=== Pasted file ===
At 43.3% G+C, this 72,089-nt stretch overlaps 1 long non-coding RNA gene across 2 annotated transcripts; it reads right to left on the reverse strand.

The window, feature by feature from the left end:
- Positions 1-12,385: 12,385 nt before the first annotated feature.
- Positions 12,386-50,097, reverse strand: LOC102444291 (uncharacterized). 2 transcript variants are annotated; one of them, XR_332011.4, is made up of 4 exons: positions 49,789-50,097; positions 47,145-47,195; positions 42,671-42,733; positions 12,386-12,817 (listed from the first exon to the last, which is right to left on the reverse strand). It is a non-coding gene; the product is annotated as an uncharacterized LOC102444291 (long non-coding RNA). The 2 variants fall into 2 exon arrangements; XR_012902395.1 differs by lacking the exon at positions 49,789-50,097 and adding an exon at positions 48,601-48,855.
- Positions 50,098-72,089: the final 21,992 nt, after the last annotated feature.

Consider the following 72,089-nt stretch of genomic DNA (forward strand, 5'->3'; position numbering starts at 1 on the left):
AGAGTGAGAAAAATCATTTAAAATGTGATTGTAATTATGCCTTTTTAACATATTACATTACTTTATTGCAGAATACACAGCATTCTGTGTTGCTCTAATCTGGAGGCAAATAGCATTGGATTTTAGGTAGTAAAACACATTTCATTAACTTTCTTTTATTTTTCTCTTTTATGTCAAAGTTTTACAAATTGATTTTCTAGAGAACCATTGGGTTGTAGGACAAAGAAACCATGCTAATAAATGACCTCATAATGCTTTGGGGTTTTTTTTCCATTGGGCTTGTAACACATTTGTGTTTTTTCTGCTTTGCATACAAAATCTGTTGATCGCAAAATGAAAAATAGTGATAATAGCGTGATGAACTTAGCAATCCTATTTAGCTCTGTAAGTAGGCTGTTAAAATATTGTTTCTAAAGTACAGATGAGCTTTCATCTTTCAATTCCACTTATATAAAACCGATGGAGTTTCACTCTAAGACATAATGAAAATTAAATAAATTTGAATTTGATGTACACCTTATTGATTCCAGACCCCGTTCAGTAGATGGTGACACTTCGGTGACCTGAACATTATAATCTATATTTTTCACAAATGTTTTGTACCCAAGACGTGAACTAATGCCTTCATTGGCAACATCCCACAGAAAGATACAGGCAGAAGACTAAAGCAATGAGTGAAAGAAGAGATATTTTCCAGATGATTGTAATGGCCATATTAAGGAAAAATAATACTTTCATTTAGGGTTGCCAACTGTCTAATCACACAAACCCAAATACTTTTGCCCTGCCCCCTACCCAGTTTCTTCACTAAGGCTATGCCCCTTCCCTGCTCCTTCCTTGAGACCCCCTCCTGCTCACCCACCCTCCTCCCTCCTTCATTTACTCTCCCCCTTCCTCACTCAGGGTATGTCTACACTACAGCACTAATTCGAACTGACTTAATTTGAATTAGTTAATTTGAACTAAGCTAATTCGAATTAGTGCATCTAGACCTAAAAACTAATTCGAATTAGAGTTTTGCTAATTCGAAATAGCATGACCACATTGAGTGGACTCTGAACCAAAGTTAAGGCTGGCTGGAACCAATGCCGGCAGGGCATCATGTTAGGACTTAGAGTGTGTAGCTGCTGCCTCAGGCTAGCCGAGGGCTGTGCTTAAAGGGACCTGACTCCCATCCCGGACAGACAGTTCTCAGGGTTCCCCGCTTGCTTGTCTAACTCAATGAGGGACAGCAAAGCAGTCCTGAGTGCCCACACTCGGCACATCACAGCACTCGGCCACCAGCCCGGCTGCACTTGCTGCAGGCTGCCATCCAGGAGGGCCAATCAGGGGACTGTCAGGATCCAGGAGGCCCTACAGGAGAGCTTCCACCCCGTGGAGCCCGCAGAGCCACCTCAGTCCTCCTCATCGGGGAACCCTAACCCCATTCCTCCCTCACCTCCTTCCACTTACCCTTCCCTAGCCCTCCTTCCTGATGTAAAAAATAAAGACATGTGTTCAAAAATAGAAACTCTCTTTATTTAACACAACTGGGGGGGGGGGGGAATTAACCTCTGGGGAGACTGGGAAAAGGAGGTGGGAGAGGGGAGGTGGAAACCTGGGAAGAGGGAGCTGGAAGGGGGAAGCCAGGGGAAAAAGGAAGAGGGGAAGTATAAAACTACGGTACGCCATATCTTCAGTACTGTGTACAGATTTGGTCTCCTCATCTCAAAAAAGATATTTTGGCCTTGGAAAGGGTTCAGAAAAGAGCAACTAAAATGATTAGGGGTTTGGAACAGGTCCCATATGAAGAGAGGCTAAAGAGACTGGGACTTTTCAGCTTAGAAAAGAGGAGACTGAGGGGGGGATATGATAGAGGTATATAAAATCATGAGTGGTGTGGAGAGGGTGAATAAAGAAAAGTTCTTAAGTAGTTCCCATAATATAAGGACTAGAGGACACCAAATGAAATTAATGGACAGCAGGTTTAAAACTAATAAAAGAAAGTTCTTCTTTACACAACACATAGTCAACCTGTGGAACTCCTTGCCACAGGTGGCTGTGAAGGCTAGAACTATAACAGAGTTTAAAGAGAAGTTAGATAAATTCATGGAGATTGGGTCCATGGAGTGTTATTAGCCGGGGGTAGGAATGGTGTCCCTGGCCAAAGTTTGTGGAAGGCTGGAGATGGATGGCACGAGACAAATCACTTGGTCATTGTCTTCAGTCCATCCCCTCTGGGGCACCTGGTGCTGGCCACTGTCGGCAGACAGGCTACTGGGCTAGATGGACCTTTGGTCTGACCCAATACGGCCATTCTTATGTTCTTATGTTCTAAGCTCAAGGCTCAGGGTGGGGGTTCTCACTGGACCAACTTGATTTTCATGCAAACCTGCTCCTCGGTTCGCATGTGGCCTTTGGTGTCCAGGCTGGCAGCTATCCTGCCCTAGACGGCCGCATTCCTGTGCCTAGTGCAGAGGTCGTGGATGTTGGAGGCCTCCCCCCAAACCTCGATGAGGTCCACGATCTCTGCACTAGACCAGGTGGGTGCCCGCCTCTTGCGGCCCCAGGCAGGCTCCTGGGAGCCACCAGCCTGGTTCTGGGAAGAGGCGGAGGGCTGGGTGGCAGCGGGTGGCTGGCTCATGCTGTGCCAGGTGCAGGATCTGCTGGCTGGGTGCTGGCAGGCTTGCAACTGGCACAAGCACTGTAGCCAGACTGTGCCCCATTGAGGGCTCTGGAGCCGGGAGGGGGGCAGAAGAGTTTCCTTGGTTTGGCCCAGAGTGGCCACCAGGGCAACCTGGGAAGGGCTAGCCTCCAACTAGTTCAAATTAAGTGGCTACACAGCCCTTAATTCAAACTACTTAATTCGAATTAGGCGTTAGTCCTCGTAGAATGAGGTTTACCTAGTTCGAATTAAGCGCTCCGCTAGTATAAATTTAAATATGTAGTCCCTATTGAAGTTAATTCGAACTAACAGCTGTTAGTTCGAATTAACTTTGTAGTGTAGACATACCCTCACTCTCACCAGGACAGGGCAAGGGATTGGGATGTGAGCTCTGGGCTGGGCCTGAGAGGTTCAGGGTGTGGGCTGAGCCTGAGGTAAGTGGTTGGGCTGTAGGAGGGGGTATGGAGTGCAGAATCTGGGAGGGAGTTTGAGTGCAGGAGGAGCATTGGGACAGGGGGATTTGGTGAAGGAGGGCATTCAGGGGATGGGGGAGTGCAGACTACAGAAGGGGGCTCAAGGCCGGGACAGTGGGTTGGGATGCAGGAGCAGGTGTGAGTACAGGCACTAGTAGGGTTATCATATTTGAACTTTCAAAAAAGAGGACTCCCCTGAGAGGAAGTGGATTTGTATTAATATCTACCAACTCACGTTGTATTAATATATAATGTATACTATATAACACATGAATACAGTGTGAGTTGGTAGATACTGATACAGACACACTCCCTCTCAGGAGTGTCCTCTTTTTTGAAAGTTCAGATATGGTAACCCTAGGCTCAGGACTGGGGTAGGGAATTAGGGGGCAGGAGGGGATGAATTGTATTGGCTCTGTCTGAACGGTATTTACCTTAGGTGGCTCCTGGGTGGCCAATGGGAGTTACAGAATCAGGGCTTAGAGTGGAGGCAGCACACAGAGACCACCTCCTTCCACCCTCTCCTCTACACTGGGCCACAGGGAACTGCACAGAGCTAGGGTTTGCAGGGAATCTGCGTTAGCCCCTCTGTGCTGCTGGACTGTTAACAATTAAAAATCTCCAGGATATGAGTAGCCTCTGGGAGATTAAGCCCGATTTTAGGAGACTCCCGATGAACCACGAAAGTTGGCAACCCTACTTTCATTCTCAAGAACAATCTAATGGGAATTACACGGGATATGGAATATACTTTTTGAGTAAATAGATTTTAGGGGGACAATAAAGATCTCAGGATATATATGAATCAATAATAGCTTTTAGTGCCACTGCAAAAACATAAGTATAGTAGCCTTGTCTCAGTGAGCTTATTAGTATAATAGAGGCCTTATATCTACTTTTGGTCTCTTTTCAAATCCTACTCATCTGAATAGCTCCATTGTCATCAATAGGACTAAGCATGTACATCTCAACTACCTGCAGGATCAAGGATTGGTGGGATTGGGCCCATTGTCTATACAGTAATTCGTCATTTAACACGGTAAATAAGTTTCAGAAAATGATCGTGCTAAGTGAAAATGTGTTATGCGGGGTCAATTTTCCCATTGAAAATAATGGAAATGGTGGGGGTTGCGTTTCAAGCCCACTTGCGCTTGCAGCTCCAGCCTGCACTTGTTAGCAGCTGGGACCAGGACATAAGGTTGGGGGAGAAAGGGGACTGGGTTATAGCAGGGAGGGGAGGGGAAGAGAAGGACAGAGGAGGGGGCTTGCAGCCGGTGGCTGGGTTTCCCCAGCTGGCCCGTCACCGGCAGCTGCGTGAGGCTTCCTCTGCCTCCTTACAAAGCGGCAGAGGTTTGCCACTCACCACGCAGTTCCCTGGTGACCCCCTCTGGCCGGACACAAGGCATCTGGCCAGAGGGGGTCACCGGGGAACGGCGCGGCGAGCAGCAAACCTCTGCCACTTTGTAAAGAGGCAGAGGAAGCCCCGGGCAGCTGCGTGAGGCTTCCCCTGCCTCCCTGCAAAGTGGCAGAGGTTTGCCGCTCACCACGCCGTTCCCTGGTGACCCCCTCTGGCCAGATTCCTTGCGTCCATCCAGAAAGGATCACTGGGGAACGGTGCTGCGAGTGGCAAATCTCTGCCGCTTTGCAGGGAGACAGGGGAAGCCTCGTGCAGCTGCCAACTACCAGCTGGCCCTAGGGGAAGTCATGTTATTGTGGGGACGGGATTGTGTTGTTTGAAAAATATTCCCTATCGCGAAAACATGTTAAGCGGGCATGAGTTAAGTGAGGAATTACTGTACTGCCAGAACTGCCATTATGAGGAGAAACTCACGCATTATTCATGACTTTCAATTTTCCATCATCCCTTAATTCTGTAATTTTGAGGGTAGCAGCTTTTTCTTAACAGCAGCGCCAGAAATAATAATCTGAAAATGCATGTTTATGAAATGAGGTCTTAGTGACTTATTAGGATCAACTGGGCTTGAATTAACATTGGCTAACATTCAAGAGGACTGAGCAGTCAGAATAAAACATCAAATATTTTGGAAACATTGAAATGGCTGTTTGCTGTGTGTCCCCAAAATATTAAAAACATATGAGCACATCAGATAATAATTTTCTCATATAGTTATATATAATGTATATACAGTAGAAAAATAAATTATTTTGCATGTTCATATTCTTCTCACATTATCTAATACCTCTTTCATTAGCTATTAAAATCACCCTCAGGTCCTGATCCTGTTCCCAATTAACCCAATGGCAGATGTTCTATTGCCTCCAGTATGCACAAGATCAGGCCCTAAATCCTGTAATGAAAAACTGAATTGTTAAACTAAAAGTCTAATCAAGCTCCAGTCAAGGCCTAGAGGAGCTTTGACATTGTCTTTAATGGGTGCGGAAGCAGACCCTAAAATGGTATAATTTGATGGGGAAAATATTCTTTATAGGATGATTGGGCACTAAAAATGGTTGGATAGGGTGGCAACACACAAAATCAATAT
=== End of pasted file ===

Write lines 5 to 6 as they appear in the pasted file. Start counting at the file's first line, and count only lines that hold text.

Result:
- Positions 50,098-72,089: the final 21,992 nt, after the last annotated feature.

Consider the following 72,089-nt stretch of genomic DNA (forward strand, 5'->3'; position numbering starts at 1 on the left):